Binary signal detection theory redirects
Detection theory or signal detection theory is a means to measure the ability to differentiate between information-bearing patterns called stimulus in living organisms, signal in machines and random patterns that distract from the information called noiseconsisting of background stimuli and random activity of the detection machine and of the nervous system of the operator.
In the field of electronicsthe separation of such patterns from a disguising background is referred to as signal recovery. According to the theory, there are a number of determiners of how a detecting system will detect a signal, binary signal detection theory redirects where its threshold levels will be. The theory can explain how changing the threshold will affect the ability to discern, often exposing how adapted the system is to the task, purpose or goal at which it is aimed.
Another field which is closely related to signal detection theory is called compressed sensing or compressive sensing. The objective of compressed sensing is to recover high dimensional but with low complexity entities from only a few measurements. Thus, one of the most important applications of compressed sensing is in the recovery of high dimensional signals which are known to be sparse or nearly sparse with only a few linear measurements.
The number of measurements needed in the binary signal detection theory redirects of signals is by far smaller than what Nyquist sampling theorem requires provided that the signal is sparse, meaning that it only contains a few non-zero elements. There are different methods of signal recovery in compressed sensing including basis pursuitexpander recovery algorithm CoSaMP  and also fast non-iterative algorithm . In all of the recovery methods mentioned above, choosing an appropriate measurement matrix using probabilistic constructions or deterministic constructions, is of great importance.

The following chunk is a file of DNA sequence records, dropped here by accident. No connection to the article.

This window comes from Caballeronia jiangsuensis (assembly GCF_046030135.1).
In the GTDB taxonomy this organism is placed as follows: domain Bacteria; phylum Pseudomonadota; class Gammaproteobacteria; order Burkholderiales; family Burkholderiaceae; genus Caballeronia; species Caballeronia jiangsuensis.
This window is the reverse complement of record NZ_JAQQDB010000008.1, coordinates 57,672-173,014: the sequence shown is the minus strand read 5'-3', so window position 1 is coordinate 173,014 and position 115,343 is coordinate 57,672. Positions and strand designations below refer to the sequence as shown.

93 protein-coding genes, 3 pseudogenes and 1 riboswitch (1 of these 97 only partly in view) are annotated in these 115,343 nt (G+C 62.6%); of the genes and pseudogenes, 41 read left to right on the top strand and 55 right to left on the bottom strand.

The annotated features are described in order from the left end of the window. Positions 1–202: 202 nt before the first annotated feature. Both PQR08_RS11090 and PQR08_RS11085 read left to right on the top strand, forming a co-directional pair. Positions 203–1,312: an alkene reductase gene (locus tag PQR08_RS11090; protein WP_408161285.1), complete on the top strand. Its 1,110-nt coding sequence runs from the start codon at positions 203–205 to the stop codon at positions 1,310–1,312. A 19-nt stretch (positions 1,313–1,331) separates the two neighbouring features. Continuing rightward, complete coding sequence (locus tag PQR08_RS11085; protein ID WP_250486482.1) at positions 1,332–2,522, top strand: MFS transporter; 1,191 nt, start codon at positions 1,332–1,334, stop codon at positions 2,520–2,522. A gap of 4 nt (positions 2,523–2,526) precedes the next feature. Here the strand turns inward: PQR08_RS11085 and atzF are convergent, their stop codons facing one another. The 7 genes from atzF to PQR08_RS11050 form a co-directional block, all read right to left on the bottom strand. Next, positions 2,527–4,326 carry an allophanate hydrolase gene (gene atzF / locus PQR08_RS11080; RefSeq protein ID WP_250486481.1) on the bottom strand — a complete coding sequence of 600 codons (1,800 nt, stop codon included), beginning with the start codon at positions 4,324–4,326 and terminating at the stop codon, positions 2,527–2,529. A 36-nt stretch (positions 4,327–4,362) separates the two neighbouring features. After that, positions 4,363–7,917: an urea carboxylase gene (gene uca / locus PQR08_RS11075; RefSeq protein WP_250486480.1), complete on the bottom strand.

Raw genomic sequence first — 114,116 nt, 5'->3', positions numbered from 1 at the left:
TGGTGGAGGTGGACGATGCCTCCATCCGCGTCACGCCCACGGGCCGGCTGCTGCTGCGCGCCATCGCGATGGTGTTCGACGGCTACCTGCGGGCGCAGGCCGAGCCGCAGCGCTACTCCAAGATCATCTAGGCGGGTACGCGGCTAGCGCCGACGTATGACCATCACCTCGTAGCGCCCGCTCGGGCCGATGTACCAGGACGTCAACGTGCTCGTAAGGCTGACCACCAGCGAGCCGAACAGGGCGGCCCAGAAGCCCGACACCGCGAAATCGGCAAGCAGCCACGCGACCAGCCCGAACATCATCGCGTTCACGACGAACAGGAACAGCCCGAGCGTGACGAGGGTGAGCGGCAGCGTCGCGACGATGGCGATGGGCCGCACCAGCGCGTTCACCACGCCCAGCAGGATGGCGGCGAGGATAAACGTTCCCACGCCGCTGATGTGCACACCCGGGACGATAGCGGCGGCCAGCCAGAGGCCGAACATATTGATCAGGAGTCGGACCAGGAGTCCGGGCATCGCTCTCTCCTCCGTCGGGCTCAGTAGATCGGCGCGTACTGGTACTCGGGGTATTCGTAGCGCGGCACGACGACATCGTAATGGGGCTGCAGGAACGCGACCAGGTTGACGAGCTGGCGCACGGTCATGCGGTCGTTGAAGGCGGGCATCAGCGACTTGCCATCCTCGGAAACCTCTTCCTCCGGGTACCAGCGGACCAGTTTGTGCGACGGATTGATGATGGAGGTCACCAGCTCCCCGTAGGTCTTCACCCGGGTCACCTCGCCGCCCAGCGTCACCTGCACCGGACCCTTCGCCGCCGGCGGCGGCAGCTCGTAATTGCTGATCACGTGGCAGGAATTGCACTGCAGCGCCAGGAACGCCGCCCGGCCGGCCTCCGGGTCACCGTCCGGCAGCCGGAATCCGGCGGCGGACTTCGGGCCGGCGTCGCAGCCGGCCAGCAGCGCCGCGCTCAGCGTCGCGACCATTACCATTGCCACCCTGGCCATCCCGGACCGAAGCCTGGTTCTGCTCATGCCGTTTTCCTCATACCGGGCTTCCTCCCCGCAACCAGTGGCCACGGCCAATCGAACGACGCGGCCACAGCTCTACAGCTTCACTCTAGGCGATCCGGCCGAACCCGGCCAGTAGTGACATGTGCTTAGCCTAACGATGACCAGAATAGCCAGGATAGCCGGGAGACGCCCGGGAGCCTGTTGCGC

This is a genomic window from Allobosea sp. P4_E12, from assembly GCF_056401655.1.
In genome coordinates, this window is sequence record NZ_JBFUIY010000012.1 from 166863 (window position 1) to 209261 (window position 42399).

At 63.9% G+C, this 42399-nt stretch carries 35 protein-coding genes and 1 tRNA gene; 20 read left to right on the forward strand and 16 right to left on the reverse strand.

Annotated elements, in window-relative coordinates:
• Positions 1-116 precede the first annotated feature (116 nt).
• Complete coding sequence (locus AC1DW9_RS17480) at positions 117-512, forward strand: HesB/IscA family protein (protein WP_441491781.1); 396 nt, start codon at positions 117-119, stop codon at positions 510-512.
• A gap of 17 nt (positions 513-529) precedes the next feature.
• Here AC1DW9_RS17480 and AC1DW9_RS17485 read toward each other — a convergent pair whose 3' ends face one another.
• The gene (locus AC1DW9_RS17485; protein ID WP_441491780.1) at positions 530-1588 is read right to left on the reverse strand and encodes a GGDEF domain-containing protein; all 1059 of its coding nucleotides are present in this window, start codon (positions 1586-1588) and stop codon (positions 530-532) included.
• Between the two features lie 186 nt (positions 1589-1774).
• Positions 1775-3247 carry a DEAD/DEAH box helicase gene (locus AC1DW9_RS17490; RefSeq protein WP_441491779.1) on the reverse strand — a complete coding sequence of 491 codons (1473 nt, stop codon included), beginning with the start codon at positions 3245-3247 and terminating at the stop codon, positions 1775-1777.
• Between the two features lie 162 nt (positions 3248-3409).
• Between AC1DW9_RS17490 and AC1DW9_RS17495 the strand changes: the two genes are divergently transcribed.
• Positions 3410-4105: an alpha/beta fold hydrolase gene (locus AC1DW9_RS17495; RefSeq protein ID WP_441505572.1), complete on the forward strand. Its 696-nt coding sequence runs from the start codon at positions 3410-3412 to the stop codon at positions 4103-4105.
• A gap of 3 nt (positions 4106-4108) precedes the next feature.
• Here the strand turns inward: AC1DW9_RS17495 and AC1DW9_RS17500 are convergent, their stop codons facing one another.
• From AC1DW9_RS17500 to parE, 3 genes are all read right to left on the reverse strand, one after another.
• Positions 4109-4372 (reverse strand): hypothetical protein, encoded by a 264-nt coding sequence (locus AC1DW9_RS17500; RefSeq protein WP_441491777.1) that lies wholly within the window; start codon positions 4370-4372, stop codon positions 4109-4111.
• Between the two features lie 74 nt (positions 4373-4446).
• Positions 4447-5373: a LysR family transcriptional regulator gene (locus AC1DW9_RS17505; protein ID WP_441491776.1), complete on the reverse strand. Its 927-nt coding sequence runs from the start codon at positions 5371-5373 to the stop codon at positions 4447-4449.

In other words, measurement matrices must satisfy certain specific conditions such as RIP Restricted Isometry Property or Null-Space property in order to achieve robust sparse recovery.
Back to the detecting theory, when binary signal detection theory redirects detecting system is a human being, characteristics such as experience, expectations, physiological state e.
For instance, a sentry in wartime might be likely to detect fainter stimuli than the same sentry in peacetime due to a lower criterion, however they might also be more likely to treat innocuous stimuli as a threat. Much of the early work in detection theory was done by radar researchers. Green, and John A. Swetsalso in Swets and David M. Detection theory has applications in many fields such as diagnostics of any kind, quality controltelecommunicationsand psychology.
The concept is similar to the signal to noise ratio used in the sciences and confusion matrices used in artificial intelligence. It is also usable in alarm managementwhere it is important to separate important events from background noise. Signal detection theory SDT is used when psychologists want to measure the way we make decisions under conditions of uncertainty, such as how we would perceive distances in foggy conditions.
SDT assumes that the decision maker is not a passive receiver of information, but an active decision-maker who makes difficult perceptual judgments under conditions of uncertainty.